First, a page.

These are the voyages of the sailing vessel, Wings.

06 July 2017 | Pension Tiare Nui, Raiatea
04 July 2017 | Apooiti Bay
01 July 2017 | Tapuamu and Ha'amene
27 June 2017 | Bora Bora Yacht Club
23 June 2017 | Bora Bora
21 June 2017 | Bora Bora
19 June 2017 | Hurepiti Bay
10 June 2017 | Fare Lagoon, Huahine, French Polynesia
09 June 2017 | Fare Lagoon, Huahine, French Polynesia
08 June 2017 | Fare Lagoon, Huahine, French Polynesia
06 June 2017 | Fare Lagoon, Huahine, French Polynesia
05 June 2017 | Fare Lagoon, Huahine, French Polynesia
05 June 2017 | Fare Lagoon, Huahine, French Polynesia
01 June 2017 | Marina near Uturoa, Raiatea, French Polynesia
30 May 2017 | Tapuamu Bay, Taha'a
26 May 2017 | Mooring at the Hibiscus Hotel, Taha’a, French Polynesia
22 May 2017 | Pension Tiare Nui, Raiatea, French Polynesia
20 May 2017 | Pension Tiare Nui, Raiatea, French Polynesia
18 May 2017 | Pension Tiare Nui, Raiatea, French Polynesia
17 May 2017 | Pension Tiare Nui, Raiatea, French Polynesia

We Leave La Paz!

20 March 2012 | Ensenada de Raza
Joyous Bill!
Up at 7:30, we were consuming strong coffee by 8:30 with everyone awake. After a frantic but ultimately successful boat search for the two dock lock keys (US$50 deposits each!), Conni traipsed to the marina office to clear us out. We dropped by the fuel dock and filed empty diesel tanks with that good old cheap Pemex fuel for a lot less than we usually spend. We know that Mexico is using its petroleum reserves at an alarming rate, but it's nice to pay so little for diesel.

With all our instruments feeding us data, we headed down the narrow channel to the open Sea of Cortez, with the shallows coloring the waters all around us. Jeez, going around would be easy!

We had had issues with the new Raymarine sounder that we installed in Alameda last year, but while the boat was still on the hard, we removed the paddlewheel assembly from the "triducer" (speed, depth, water temperature) and found that the data connection band on the triducer was corroded, and some emery cloth cleaned it quickly. So far, that simple fix has worked. It's nice to know the boat speed through the water, but the instrumentation uses boat speed and direction through the water to calculate the true wind speed and direction, a very useful set of data. We didn't really need another depth sounder since we have our Interphase forward-looking sounder, but redundancy on this vital instrument is worthwhile. It's nice to have the full complement of instruments working so well.

Winds continued to rise all morning, and finally we had 30 kts on the bow, while we made 3 kts through the water. When we finally changed our heading enough to make use of the wind, we unfurled the jib but did not deploy the main. We had forgotten to tie in the main reef lines! Dummies! There was too much wind to tie them in while raising it, so we made our way by engine and jib.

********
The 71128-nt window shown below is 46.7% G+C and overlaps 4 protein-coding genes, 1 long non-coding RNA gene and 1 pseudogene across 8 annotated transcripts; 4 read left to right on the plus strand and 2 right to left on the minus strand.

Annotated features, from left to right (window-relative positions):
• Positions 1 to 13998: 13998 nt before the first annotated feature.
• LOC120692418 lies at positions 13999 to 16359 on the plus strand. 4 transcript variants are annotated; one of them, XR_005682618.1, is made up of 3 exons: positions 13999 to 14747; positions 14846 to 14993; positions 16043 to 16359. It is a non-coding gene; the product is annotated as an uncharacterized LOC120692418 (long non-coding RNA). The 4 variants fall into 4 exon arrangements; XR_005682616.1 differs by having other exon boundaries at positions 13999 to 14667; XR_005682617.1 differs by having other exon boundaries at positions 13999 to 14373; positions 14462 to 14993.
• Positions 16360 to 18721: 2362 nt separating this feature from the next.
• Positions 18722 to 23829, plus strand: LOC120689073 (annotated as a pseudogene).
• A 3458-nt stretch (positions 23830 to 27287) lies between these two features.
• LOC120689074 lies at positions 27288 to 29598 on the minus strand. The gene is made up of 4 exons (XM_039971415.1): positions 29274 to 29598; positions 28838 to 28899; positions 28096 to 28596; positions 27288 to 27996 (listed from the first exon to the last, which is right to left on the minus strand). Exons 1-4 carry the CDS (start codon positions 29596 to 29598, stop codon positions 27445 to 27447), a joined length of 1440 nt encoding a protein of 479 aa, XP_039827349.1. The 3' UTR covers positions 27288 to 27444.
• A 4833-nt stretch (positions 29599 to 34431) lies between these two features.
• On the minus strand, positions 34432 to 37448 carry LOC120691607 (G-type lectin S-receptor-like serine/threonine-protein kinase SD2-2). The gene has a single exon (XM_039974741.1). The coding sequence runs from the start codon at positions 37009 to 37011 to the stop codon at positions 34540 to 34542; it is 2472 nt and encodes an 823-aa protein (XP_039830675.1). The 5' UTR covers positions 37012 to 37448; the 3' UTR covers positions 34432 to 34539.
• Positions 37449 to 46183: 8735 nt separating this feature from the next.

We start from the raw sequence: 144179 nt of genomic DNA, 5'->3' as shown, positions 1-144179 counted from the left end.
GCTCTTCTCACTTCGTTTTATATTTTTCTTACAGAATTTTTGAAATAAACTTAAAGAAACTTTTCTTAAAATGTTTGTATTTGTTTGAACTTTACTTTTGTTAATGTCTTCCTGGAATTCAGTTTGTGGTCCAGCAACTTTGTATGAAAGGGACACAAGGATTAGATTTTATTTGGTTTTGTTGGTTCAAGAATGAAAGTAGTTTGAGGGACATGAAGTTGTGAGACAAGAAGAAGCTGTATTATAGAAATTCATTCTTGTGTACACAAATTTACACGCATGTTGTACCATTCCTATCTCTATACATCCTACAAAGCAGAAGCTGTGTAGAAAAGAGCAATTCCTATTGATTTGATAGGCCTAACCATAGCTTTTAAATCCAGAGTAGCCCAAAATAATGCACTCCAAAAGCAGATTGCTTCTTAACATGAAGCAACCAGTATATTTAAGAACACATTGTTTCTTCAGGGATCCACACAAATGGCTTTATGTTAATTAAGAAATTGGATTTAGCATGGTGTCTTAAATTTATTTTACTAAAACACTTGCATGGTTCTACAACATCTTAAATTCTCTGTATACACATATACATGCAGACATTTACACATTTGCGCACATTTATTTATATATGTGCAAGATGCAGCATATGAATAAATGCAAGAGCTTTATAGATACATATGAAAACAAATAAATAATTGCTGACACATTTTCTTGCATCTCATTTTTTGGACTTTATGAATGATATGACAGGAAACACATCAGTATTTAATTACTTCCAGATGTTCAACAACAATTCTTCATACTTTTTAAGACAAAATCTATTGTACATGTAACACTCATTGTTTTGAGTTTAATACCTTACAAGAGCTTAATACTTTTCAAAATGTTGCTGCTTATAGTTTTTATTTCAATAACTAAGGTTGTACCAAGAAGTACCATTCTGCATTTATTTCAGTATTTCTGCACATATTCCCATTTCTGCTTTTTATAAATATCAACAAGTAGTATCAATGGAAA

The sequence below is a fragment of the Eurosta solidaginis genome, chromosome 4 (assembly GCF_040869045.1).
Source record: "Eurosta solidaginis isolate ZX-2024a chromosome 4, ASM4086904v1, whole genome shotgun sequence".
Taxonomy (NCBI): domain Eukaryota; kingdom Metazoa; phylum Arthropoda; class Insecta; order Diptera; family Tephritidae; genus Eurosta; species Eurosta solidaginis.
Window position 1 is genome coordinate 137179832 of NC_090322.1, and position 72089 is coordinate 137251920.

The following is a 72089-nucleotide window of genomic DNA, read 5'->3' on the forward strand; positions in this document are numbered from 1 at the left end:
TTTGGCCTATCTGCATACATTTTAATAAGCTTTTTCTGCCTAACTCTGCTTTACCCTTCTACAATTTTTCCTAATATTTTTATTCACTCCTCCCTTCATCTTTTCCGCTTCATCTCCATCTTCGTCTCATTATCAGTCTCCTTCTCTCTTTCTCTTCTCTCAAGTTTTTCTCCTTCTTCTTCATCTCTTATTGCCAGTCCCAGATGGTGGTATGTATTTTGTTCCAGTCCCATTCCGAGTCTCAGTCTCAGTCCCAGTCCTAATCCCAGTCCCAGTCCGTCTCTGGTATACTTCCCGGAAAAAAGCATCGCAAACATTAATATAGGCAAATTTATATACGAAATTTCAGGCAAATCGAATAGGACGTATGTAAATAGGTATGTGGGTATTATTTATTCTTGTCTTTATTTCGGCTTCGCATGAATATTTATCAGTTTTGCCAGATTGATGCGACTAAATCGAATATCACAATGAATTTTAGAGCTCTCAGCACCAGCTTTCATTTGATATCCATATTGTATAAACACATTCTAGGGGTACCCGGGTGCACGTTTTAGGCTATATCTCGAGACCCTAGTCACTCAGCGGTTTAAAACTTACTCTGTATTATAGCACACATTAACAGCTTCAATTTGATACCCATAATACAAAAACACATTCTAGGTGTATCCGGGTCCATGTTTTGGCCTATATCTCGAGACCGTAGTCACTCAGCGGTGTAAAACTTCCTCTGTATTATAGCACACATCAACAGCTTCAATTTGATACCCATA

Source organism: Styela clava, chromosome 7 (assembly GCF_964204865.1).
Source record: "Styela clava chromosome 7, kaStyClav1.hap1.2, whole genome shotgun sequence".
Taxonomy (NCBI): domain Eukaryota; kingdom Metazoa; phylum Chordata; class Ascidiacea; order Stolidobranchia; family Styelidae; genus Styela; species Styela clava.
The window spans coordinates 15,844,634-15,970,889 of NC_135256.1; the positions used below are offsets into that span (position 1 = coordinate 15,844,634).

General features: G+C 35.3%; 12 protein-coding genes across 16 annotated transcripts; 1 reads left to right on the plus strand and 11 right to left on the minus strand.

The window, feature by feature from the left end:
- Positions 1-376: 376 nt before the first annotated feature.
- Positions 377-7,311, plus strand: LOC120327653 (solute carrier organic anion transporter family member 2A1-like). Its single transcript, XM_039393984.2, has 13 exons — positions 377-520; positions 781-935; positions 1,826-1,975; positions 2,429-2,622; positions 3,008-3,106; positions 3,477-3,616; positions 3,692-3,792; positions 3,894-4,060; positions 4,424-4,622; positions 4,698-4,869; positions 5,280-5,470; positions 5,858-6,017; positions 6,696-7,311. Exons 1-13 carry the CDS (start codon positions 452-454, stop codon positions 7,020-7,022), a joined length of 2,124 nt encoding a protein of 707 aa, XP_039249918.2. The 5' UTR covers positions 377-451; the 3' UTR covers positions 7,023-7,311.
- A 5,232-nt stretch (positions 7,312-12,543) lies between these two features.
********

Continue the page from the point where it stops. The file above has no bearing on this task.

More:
About half way to Isla Espiritu Santo, I dropped the fishing line into the water and in short order we had hooked a fish. It didn't just jump into the boat, either! The open-faced reel got a giant tangle that had to be untangled while keeping the fish on the line, but we did manage. What a fight! It took about twenty minutes to bring it alongside and it put up a great fight the entire time. It was not a large fish but fought as much as a large Silver Salmon. We bonked it on the head, slit a gill or two, and let it trail in the water to bleed out. We did manage not to cover the boat sides with fish blood this time. None of us has an idea of the species of this fish, but we're all convinced that it's a tuna: thick pieces of dark red meat seem to be tuna to us. [The fish was later identified as a Black Skipjack. "It is normally an incidental catch on live sardinas, rapidly trolled feathers or hootchies, or off the bottom with chrome yo-yo iron. For their size they put up a horrific fight. They are viewed by locals as a bait fish returned immediately to the deep or cut into chunks." We ate it!]

I quickly took the fish to the galley and filleted it, so in twenty minutes it went from swimming to the reefer. Thanks, fish.

The terrain along the west coast of the island is beautiful but stark and unique. Be sure to check the site for photos. It appears to be pyroclastic covered by sedimentary or, perhaps meta-sedimentary. Interesting and like nothing we've ever seen.

After arriving in Ensenada de Raza, we dropped our anchor in the "good holding sand" as described in the guide. Lucky for us, since the wind has continued unabated. We'll still have to take a look now and again, but at least we feel that we'll hold in place. In these enormous gusts, Wings will "fishtail" back and forth as the bow catches the wind and gets pushed downwind. That puts the high-windage sides into the flow, and the boat finally straightens bow-on into the wind. In the 30 kt gusts, we even rattle a few feet of chain through the windlass. Since we're in only 15 feet of water, we can put down 180 feet of chain and gain a 12:1 scope. Jeez, that should be sufficient! For those Alaskan boaters reading this, that's 1-5 feet of water! We're getting used to it, but slowly.

Tonight, after a round a cocktails, we'll try fish tacos.
Vessel Name: Wings
Vessel Make/Model: Passport 40
Hailing Port: Anchorage, Alaska
Crew: William Ennis and Conni Livsey
About: We've been married since 1991, and both retired from our respective jobs (teacher and attorney) after long careers. We live in the most exotic of the United States: Alaska. We cruise on Wings for half the year, enjoying our home state the other part of the year.
We've sailed Wings South from Alaska since August, 2010. We joined the BajaHaha from SoCal to Mexico in 2012. We joined the Pacific Puddle Jump in 2013 and crossed the Pacific Ocean. Wings "over-summered" in French Polynesia. We continued our journey through western French Polynesia, Rarotonga [...]
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